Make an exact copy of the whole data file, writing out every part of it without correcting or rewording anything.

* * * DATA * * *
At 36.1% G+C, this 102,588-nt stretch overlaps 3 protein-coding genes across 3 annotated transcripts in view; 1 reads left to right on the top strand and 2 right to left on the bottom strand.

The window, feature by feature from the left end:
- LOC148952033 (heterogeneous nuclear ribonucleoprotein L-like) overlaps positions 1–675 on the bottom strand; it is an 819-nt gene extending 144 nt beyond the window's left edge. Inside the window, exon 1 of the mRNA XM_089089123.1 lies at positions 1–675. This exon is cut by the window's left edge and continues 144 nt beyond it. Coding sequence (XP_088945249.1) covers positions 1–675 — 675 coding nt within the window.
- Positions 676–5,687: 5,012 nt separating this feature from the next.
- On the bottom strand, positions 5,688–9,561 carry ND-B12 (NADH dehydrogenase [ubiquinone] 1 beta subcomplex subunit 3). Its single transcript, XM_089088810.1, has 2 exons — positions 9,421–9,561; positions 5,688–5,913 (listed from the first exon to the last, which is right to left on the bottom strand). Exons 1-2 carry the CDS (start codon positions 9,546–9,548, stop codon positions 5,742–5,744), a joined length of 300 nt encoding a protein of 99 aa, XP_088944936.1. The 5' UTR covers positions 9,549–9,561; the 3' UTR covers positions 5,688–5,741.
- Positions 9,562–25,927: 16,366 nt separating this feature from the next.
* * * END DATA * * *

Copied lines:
At 36.1% G+C, this 102,588-nt stretch overlaps 3 protein-coding genes across 3 annotated transcripts in view; 1 reads left to right on the top strand and 2 right to left on the bottom strand.

The window, feature by feature from the left end:
- LOC148952033 (heterogeneous nuclear ribonucleoprotein L-like) overlaps positions 1–675 on the bottom strand; it is an 819-nt gene extending 144 nt beyond the window's left edge. Inside the window, exon 1 of the mRNA XM_089089123.1 lies at positions 1–675. This exon is cut by the window's left edge and continues 144 nt beyond it. Coding sequence (XP_088945249.1) covers positions 1–675 — 675 coding nt within the window.
- Positions 676–5,687: 5,012 nt separating this feature from the next.
- On the bottom strand, positions 5,688–9,561 carry ND-B12 (NADH dehydrogenase [ubiquinone] 1 beta subcomplex subunit 3). Its single transcript, XM_089088810.1, has 2 exons — positions 9,421–9,561; positions 5,688–5,913 (listed from the first exon to the last, which is right to left on the bottom strand). Exons 1-2 carry the CDS (start codon positions 9,546–9,548, stop codon positions 5,742–5,744), a joined length of 300 nt encoding a protein of 99 aa, XP_088944936.1. The 5' UTR covers positions 9,549–9,561; the 3' UTR covers positions 5,688–5,741.
- Positions 9,562–25,927: 16,366 nt separating this feature from the next.